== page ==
A perceptive priest can nail you on that in two seconds. But probably not while he is transcribing everything you say! Good lord!

  10. MikeF
    February 21, 2009 at 6:46 pm

    But assuming these criteria were met it would only mean men and women CONFESS, not SIN in different ways.

    Right – it’s measuring what people feel guilty (or think they should feel guilty) about, specifically in the context of their Catholic faith. So if the church generally teaches that men’s “lust” and women’s “pride” are serious problems, then obviously they will be over-represented in the confessional booth. It’s a very self-reinforcing study.

  11. Titanis walleri
    February 21, 2009 at 7:20 pm

    “One major drawback to me is that there is no data to support the conclusions, and no inclusion of how the data was obtained.”
    Lack of objective proof? From a religion? Shocking!

  12. Kristen J.
    February 21, 2009 at 7:58 pm

    pride, envy, anger, lust, and sloth

    So you mean having pride in your accomplishments, envying your SOs talent in the kitchen, being angry when some asshole makes generalizations about your gender, thinking about the evening ahead and sitting on my sofa playing video games are all SINS? Shit. That was pretty much my entire Saturday.

  13. lilacsigil
    February 21, 2009 at 8:11 pm

    Who says the Vatican never changes? It used to all be about those scary, lustful women dragging innocent men into sin with their wretched sinful bodies and uncontrollable appetites.

  14. Ellen
    February 21, 2009 at 8:44 pm

    You can tell I have spent too much time in school when my first response is to question the Vatican’s methods and wonder how in the hell that study could ever get through an IRB.

  15. Gina
    February 21, 2009 at 9:26 pm

    Using heard confessions in a survey like this strikes me as extremely unethical.

  16. Ellen
    February 21, 2009 at 9:44 pm

    I wonder if they had every confessor sign a consent form.

  17. mustelid
    February 22, 2009 at 6:02 am

    Heh. So much for the sanctity of the confessional.

  18. Morningstar
    February 22, 2009 at 9:18 am

    “The report was based on a study of confessions carried out by Fr Roberto Busa, a 95-year-old Jesuit scholar.”

    that’s some real rigorous research standards there…

  19. Ellen
    February 22, 2009 at 1:18 pm

    Just the fact that they reported men and women sinning differently, rather than men and women at this certain church confess different types of sins, should tell you something, about their knowledge of conducting research, and their egos.

  20. Jill D
    February 22, 2009 at 6:10 pm

    Wow. I can’t but help think of Foucault! History of Sexuality.

    Gender construction through confession, yet again. Priests help identify what your sins are, in a co-constructed process through discourse. Through this process, Foucault argued that confession created western european gendered identities and family structures. It’s amazing that it is still going on today!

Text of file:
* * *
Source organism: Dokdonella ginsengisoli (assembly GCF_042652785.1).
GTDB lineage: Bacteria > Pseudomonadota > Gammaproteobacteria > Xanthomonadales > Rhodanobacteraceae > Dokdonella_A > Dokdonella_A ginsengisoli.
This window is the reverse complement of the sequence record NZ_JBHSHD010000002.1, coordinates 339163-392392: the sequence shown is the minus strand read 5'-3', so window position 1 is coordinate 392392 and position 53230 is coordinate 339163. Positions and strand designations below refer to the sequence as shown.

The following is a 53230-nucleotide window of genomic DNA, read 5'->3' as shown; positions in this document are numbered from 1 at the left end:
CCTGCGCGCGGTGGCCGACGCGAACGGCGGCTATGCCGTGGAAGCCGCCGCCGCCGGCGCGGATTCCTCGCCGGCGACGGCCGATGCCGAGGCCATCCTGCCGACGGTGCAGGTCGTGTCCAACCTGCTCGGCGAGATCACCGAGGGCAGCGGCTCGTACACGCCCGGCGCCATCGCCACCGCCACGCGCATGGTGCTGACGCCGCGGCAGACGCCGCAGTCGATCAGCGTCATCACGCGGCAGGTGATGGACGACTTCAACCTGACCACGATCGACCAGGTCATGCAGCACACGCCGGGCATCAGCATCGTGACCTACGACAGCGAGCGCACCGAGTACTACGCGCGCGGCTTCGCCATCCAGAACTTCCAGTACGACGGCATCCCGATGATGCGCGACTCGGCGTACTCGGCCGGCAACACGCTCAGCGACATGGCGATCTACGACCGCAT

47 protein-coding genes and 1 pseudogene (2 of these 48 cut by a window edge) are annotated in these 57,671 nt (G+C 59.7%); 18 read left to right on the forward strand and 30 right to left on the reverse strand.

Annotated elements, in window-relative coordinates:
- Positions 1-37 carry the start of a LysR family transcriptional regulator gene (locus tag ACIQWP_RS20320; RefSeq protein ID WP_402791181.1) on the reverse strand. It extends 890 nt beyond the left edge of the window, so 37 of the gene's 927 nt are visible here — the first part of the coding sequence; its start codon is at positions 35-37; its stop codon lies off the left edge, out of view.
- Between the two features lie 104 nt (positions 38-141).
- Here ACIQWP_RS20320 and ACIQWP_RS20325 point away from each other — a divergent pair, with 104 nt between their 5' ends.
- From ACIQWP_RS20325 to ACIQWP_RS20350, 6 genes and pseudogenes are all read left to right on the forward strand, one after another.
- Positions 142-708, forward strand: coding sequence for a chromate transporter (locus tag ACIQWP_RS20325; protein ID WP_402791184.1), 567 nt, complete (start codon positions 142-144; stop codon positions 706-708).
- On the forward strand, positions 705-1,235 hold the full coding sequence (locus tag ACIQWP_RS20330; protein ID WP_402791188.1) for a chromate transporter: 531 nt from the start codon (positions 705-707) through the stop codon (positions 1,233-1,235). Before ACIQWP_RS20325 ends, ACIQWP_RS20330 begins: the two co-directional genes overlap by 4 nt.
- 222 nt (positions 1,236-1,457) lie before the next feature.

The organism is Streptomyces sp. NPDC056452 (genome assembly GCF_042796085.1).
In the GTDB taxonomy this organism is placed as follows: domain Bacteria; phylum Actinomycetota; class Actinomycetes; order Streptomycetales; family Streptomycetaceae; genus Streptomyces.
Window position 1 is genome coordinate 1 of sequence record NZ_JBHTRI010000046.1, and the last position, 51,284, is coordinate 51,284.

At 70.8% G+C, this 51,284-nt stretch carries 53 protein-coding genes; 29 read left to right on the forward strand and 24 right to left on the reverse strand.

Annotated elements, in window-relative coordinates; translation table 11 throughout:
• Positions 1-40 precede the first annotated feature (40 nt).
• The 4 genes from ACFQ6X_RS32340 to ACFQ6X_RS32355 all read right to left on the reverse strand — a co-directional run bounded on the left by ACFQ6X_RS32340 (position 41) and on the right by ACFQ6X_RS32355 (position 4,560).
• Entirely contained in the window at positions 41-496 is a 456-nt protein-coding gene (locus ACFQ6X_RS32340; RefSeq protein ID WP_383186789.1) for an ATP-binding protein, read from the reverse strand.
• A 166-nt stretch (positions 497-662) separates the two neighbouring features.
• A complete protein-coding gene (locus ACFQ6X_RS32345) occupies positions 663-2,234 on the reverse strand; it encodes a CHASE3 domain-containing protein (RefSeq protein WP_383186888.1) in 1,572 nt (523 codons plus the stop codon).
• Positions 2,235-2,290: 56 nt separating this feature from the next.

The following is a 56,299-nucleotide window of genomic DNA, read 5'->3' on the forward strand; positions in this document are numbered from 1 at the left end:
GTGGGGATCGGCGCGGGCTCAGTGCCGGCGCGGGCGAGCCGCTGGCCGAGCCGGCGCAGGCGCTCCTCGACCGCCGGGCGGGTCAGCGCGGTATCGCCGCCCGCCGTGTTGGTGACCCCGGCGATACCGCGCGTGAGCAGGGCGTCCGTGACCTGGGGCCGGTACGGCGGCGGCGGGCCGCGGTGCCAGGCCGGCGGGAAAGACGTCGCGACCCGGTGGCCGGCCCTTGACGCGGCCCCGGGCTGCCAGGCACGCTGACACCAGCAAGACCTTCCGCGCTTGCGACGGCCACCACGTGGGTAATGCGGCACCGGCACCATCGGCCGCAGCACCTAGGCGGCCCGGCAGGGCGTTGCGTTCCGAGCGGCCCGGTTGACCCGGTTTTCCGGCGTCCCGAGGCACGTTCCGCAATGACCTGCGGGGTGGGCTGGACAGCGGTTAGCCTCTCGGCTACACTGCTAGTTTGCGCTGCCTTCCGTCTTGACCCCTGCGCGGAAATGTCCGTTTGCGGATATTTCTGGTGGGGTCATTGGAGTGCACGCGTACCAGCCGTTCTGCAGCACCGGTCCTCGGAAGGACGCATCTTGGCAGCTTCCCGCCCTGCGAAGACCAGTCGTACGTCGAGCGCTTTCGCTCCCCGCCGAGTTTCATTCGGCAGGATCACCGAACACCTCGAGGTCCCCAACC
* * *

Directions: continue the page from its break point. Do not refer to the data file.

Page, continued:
21. rob
    February 23, 2009 at 8:04 am

    I think sloth is probably the safest sin. I might be biased, since it is my favorite. But all the other sins take effort, so sloth keeps ya safe from em.

  22. Featherstone, QC
    February 23, 2009 at 10:34 am


    I ask this in good faith in order to understand your theory of gender – do you know of science which demonstrates significant differences in the brain architecture of men and women? If so, do you reject this science and/or its application to gender altogether, or do you reject the implication that the physical differences yield differences in behavior?

    “And based on that anecdotal evidence from my personal life? Yes.”

    Are many of these men vegans or vegetarians? Do they consume significant quantities of soy or soy products?

  23. February 23, 2009 at 11:02 am

    Um, no Featherstone, I do not reject the idea that there are physical differences between men and women; I also don’t even reject the idea that some of those physical differences can cause some differences in behavior that tend to generally fall along gender lines! I just think that social factors tend to play a hell of a lot bigger role.

    Are many of these men vegans or vegetarians? Do they consume significant quantities of soy or soy products?

    No, but the women are all rabid meat-eaters! And also filthy sluts. Obviously.

  24. Ali
    February 23, 2009 at 4:21 pm

    Hey! I’m not filthy!

    (I also don’t know you in the real world but that’s neither here nor there.)

  25. Keezee3
    March 14, 2009 at 1:26 pm

    I think it’s a little ironic that the study was carried out by a “95-year old Jesuit scholar”. This study also seems to be very geographically based, as in only a small portion of people were taken into account, which does not account for diversity. So saying that these traits are indicitive of men or women does not mean it applies to the rest of the world. If studies were done in more than one country, it might be a little more credible, but having a small sample size just denounces the findings, even if the findings are ridiculous in the first place.